When it comes to the card itself, there is not much to note other then it complies with the Compact Flash specifications.
The ATP drive advertises being tough and highly durable through its water resistance, dust proof, ESD proof, and extreme temperature resistant. Like usual for devices that claim to be water resistant, we completely submerged the ATP Compact Flash card in water. After pulling the device out of the water after several minutes, and then drying it off, the device continued to work like a charm once it was hooked up.
When trying out the Compact Flash card, it had worked as expected for being a flash-based storage device. There were no problems with the device being detected under Linux with the 2.6 kernel, or anything of that nature. To provide some numbers for read performance, we once again used hdparm for these tests, which has proved to provide accurate results. For comparison numbers, we compared the ATP ProMax 150x Compact Flash against the previously reviewed ATP ProMax 150x Secure Digital and Corsair Secure Digital 133x. The memory cards interfaced with the computer through an Atech ProGear card reader.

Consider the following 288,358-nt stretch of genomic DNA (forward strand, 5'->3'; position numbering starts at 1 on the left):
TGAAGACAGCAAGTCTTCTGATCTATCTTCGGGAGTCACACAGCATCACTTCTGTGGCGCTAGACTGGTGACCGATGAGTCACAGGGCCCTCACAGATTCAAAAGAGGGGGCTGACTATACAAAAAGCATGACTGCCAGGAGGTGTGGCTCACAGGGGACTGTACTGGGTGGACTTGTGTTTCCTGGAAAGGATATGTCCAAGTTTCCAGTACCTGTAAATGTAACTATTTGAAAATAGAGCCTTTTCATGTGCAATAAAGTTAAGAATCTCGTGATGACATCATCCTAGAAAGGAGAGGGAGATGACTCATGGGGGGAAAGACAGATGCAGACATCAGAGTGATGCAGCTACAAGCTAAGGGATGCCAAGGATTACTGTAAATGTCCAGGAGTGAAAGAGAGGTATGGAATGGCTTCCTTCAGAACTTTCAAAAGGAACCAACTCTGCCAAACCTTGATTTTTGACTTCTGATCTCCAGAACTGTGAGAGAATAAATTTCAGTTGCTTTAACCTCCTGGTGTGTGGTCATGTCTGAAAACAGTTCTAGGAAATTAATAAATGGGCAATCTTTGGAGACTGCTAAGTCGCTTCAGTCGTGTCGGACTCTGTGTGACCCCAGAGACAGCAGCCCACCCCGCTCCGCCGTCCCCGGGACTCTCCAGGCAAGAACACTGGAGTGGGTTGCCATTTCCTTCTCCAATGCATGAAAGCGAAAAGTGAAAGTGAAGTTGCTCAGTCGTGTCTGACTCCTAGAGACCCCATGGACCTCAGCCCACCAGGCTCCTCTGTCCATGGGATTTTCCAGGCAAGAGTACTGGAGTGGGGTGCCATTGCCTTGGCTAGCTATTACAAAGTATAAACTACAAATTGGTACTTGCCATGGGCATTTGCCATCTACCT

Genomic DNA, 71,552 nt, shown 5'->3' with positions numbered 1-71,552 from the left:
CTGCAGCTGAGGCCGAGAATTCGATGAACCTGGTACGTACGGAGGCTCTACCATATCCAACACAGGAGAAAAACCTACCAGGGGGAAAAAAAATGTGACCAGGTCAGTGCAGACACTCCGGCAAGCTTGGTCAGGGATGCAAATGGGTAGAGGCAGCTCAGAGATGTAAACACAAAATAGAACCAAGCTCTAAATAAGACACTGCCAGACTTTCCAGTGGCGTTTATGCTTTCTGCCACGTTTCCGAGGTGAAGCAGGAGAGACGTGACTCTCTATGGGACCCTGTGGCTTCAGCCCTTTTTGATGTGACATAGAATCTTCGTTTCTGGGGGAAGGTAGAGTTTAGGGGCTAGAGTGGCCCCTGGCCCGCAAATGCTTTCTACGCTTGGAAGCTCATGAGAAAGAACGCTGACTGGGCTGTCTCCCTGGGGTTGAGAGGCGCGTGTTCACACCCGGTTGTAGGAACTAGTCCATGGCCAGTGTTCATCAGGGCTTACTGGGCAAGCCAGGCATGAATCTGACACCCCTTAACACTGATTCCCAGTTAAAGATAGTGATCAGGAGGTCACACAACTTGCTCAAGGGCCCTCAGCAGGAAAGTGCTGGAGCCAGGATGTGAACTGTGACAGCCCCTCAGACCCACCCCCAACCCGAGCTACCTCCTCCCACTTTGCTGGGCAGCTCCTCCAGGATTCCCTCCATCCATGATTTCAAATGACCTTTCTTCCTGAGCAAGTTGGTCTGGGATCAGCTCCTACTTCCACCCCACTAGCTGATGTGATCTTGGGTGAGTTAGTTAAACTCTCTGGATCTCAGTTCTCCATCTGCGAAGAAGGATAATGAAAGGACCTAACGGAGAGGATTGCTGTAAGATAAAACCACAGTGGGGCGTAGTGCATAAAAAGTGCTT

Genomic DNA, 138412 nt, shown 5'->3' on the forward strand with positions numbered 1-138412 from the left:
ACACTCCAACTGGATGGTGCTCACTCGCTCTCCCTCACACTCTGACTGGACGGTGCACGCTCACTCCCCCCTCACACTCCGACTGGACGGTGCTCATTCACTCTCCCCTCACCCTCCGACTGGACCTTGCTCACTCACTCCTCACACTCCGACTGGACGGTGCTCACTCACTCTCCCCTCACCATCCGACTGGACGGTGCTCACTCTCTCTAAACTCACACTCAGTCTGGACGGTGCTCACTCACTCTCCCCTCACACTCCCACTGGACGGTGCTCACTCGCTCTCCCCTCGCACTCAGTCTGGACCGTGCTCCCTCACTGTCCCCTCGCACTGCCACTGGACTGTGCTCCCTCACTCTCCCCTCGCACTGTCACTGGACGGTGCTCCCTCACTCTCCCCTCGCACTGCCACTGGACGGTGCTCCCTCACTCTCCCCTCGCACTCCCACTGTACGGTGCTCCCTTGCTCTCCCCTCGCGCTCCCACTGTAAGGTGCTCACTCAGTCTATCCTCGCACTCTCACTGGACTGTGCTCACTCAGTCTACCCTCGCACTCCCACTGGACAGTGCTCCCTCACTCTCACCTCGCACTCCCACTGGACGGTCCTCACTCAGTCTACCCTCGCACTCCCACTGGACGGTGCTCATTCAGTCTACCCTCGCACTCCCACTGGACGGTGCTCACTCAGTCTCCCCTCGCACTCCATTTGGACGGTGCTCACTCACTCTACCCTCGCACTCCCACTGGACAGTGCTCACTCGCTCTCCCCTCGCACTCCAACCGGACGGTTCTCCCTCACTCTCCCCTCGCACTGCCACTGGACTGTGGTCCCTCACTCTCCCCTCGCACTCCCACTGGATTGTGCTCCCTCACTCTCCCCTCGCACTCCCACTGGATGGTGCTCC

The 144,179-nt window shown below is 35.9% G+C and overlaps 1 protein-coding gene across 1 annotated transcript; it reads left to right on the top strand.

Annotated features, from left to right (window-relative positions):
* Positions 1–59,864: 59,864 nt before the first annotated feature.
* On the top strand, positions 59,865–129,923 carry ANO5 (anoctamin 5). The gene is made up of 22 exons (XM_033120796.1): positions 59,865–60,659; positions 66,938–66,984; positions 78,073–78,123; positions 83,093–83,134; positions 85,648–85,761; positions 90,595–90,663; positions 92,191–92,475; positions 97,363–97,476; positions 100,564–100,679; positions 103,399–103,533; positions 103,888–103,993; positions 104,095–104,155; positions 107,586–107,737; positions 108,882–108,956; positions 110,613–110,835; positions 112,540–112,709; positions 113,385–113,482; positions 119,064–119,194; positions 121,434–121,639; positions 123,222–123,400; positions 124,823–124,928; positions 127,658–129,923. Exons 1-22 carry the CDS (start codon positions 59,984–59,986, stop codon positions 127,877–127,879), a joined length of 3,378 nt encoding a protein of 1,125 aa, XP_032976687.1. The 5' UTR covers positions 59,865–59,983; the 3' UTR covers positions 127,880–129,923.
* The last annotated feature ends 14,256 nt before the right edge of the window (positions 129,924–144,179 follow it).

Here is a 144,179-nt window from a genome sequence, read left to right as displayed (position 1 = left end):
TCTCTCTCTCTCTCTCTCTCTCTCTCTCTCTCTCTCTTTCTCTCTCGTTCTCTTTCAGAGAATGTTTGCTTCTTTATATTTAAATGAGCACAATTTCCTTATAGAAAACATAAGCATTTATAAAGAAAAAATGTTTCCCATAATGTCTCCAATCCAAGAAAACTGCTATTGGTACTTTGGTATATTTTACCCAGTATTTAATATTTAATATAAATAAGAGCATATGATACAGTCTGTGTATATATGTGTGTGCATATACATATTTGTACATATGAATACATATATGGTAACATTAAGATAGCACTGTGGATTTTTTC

|Processor:||Intel Pentium D 820 (2.80GHz)|
|Motherboard:||Abit AW8-MAX (i955X)|
|Memory:||2 x 1GB OCZ DDR2-800|
|Graphics Card:||ATI Radeon X1800XT 256MB|
|Hard Drives:||Seagate 300GB SATA2|
|Optical Drives:||Lite-On DVD-ROM & Sony DVD-RW|
|Operating System:||Fedora Core 5|
|Linux Kernel:||2.6.16-1.2133_FC5 SMP (x86_64)|
|Graphics Driver:||ATI 8.25.18|
On the next page are our results from the tests.